As I write this we just entered my favorite month – October! I love October for three reasons:
- It’s the month my wife and I met.
- Fall is my favorite season.
- I’m a horror movie buff and October brings with it non-stop horror movies.
One of the things I enjoy most about being a dad is taking my two daughters to the movies. When they were younger, I never took them to see any horror flicks for obvious reasons, but we did enjoy all the animated movies like The Incredibles together.
But now that they’re older it’s game on for horror movies. Right now, they’re excited to go see Halloween Ends with me, which is just a tad more bloody than Finding Nemo.
You’re going to find this hard to believe, but it was during a trip to the movies with them that I had an epiphany regarding the discipline of software pricing. Seriously.
Let me quickly say that when it comes to this subject, my feelings are, oh, how shall I put this?
I hate it.
Incredibly, in some horrid turn of fate, I drew the short straw at most of my past software companies and got assigned the task of creating and managing each software product line’s pricing. Here’s some advice: if this happens to you and you then move on to a different company, never admit you’ve done pricing to your next boss.
Because once the executive staff finds out you can even spell ‘pricing’, their faces will twist into a Joker-styled smile, the pricing hot potato will be hurled into your lap, and the last thing you will hear is the door closing and the fading sound of them running away.
Pricing, as I found out during the years I handled it, is part science, art, and witch-doctorism. Mostly the latter.
Even when you finally land on a framework that seems to be working, you’ll be constantly buffeted by complaints, both externally and internally, that sound a lot like a person in a car who is never pleased with the inside temperature (I’m boiling, I’m roasting, I’m freezing!) This is why I’m especially sympathetic to inquiries I get at Gartner from those who own pricing for their company.
And because of my background, one area I handle is the review of vendor pricing models, primarily for DBMS or data-centric companies. A common issue has poked its head out in the last few pricing reviews I’ve done for clients, which is friction in moving customers up from their low-cost solution tiers to those that are usually labeled “enterprise” (AKA the most expensive offering). Because of this recent inquiry trend, I thought I would pass along a method I used in the past to make this happen with a pretty decent degree of success.
I call it the “movie coke” pricing model.
At the movies
The idea for the “movie coke” pricing model hit me one time when my kids and I were getting munchies for Kung-Fu Panda. My daughter wanted a small coke, and the concession stand attendant told me it would be $4.00. “What?!? That’s crazy! I can’t believe it costs that much!” said I.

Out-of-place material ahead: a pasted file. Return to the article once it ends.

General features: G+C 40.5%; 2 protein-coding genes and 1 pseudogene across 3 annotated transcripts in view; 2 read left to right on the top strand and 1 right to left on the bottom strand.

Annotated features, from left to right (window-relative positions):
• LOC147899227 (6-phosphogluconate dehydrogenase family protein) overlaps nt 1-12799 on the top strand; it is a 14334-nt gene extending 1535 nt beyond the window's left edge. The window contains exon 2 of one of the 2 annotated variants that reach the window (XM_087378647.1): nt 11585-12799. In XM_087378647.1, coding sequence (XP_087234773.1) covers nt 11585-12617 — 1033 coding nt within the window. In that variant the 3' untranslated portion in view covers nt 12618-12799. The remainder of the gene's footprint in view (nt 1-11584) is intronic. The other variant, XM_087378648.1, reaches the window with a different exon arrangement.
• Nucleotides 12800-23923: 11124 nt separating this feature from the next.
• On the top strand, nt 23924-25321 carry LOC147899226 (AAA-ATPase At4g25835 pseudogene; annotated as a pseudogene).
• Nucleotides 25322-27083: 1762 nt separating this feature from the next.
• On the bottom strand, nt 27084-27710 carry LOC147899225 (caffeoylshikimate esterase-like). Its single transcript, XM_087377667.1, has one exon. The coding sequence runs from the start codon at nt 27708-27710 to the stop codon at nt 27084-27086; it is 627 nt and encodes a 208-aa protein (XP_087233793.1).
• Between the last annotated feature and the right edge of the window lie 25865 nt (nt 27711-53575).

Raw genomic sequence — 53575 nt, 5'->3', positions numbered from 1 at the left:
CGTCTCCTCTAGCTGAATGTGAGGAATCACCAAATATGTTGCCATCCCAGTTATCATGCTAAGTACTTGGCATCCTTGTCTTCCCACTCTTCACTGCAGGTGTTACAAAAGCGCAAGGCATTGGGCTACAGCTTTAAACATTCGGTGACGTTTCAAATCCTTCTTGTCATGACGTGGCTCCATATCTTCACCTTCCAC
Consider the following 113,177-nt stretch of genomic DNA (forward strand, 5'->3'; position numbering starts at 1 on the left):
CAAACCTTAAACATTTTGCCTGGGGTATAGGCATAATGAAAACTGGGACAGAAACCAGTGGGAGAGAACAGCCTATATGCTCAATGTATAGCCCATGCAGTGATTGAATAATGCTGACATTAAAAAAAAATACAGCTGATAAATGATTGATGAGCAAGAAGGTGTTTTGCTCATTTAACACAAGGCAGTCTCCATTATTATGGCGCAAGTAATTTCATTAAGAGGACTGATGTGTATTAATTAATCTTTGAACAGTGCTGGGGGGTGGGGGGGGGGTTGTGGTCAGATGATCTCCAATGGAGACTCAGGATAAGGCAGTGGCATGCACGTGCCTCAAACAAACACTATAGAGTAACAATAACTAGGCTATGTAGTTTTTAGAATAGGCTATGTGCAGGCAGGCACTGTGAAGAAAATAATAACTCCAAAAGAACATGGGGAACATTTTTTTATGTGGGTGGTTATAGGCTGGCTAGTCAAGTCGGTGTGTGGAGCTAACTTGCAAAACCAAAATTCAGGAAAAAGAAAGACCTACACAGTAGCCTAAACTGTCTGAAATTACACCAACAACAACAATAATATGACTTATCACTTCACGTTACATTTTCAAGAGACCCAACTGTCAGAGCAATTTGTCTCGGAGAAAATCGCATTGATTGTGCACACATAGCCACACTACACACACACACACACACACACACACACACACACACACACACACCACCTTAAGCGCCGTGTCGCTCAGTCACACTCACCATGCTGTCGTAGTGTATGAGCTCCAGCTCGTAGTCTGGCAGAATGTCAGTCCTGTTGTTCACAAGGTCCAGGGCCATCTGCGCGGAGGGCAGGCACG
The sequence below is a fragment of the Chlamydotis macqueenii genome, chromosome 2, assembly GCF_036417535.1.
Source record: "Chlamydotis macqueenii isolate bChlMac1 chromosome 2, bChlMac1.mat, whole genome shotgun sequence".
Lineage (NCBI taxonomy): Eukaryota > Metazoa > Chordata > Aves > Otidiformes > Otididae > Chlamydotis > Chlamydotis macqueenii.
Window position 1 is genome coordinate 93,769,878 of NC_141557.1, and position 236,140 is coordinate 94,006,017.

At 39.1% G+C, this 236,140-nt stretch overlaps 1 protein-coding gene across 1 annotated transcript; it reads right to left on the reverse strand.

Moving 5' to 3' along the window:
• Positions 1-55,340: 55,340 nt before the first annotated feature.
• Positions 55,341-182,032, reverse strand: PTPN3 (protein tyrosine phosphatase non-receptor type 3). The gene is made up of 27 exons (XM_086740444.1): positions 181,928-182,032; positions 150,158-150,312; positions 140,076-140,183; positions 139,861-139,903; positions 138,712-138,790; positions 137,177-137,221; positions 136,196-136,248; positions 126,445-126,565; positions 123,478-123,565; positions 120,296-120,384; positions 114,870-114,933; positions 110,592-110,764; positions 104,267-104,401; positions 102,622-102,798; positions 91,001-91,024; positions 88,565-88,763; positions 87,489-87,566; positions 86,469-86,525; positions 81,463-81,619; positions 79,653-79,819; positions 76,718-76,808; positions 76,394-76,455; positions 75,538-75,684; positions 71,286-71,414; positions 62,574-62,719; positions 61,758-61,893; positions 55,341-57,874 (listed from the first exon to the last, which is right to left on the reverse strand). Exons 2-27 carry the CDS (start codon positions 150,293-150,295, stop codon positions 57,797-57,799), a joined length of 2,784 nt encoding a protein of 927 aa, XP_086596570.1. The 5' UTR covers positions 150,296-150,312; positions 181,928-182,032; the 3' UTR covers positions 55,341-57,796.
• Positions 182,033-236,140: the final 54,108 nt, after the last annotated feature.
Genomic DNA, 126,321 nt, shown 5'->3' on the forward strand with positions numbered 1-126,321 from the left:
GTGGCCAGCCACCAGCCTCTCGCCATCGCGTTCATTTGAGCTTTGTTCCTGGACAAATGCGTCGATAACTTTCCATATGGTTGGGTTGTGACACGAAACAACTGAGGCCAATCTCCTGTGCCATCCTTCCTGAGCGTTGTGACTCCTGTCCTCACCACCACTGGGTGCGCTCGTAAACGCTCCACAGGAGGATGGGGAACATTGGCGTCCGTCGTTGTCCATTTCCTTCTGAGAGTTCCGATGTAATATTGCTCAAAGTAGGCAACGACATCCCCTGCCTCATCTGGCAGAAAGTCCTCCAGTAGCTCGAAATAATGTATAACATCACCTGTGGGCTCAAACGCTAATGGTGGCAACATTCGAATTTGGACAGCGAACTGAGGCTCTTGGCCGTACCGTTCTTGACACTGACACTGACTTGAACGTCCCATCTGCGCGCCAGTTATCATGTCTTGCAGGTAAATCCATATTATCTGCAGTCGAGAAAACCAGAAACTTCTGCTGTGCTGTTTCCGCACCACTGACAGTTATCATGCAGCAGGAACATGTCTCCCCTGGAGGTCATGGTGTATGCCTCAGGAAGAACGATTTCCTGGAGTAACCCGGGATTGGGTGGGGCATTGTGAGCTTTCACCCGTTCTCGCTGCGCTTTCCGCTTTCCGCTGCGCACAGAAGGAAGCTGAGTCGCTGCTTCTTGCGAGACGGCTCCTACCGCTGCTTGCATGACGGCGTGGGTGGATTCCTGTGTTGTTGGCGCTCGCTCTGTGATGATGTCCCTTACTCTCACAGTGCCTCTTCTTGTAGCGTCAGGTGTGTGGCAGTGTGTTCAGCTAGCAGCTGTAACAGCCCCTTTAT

And then came the lesson.
The attendant calmly replied, “Well sir, for .25 cents more, you can get a medium; .50 cents will get you a large; and for .75 cents more, we’ll bring a full keg of coke into the theater and hook you up to it so you can drink yourself into a sugar coma before half the movie’s done.”
“Oh”, I said, “well that’s not so bad…gimme the sugar coma option.” Sold!
When clients struggle with getting customers to either initially buy into or upsell to a more expensive tier, a commonality in their framework has been very large price jumps between the offerings – differences that would cause any reasonable person to pause and ponder whether they want to make that move.
If you’re a software vendor, you don’t want that.
Instead you want them to feel that when they move up to your higher tiers, they’ll be getting more than what they’re paying for (the sugar coma option) instead of stretching their budget to buy something that they hope will be worth it.
Moreover, remember that whatever your starter / basic / standard edition is, it likely contains all the foundational functionality that put you on the map. I often see vendors charge so little for their feature set bedrock and then price their extra features at nearly the same price, which is a no-no.
Don’t be afraid to charge $4.00 for that starter coke.
Once you’ve established the correct value for your standard offering, then use small price bumps for your additional value-add tiers. I rarely went over 15-20% bumps for my up-the-ladder offerings and the technique normally worked well. Analysis of our sales usually showed our most expensive offering to be 80+% of what we sold.
“But what about the down churn threat?”, you ask. I rarely experienced it for the simple reason that customers – even if they find they don’t use all the advanced features in your most expensive offering – only down churn IF they think they will save money in a meaningful way by doing it. The small percentage bumps in the upper product tiers usually precluded that from happening.
Of course the movie coke pricing model isn’t appropriate for every situation, but in quite a few scenarios, it’s a winning move that can make selling your most expensive solutions pretty darn easy.
With our pricing lesson concluded, my last piece of advice is to now go enjoy your October by finding a movie that will cause you to freak out over every bump in the night you hear for the next few days. I have recommendations if you’re interested…
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